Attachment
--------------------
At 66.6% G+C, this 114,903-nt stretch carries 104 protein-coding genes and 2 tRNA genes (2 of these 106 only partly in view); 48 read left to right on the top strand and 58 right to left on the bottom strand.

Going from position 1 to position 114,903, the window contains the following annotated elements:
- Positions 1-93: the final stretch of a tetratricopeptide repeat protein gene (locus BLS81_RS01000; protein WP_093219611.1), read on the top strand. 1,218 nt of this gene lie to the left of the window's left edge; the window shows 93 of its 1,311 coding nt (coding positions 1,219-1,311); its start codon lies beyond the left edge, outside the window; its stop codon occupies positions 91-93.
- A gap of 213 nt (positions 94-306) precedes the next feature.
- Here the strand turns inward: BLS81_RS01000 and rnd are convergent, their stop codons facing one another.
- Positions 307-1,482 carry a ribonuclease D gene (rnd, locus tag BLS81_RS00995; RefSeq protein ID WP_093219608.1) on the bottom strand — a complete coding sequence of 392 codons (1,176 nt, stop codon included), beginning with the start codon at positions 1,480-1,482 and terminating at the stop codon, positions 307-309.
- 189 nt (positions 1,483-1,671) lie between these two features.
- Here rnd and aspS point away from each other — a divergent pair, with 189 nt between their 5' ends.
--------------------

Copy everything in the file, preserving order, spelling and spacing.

At 66.6% G+C, this 114,903-nt stretch carries 104 protein-coding genes and 2 tRNA genes (2 of these 106 only partly in view); 48 read left to right on the top strand and 58 right to left on the bottom strand.

Going from position 1 to position 114,903, the window contains the following annotated elements:
- Positions 1-93: the final stretch of a tetratricopeptide repeat protein gene (locus BLS81_RS01000; protein WP_093219611.1), read on the top strand. 1,218 nt of this gene lie to the left of the window's left edge; the window shows 93 of its 1,311 coding nt (coding positions 1,219-1,311); its start codon lies beyond the left edge, outside the window; its stop codon occupies positions 91-93.
- A gap of 213 nt (positions 94-306) precedes the next feature.
- Here the strand turns inward: BLS81_RS01000 and rnd are convergent, their stop codons facing one another.
- Positions 307-1,482 carry a ribonuclease D gene (rnd, locus tag BLS81_RS00995; RefSeq protein ID WP_093219608.1) on the bottom strand — a complete coding sequence of 392 codons (1,176 nt, stop codon included), beginning with the start codon at positions 1,480-1,482 and terminating at the stop codon, positions 307-309.
- 189 nt (positions 1,483-1,671) lie between these two features.
- Here rnd and aspS point away from each other — a divergent pair, with 189 nt between their 5' ends.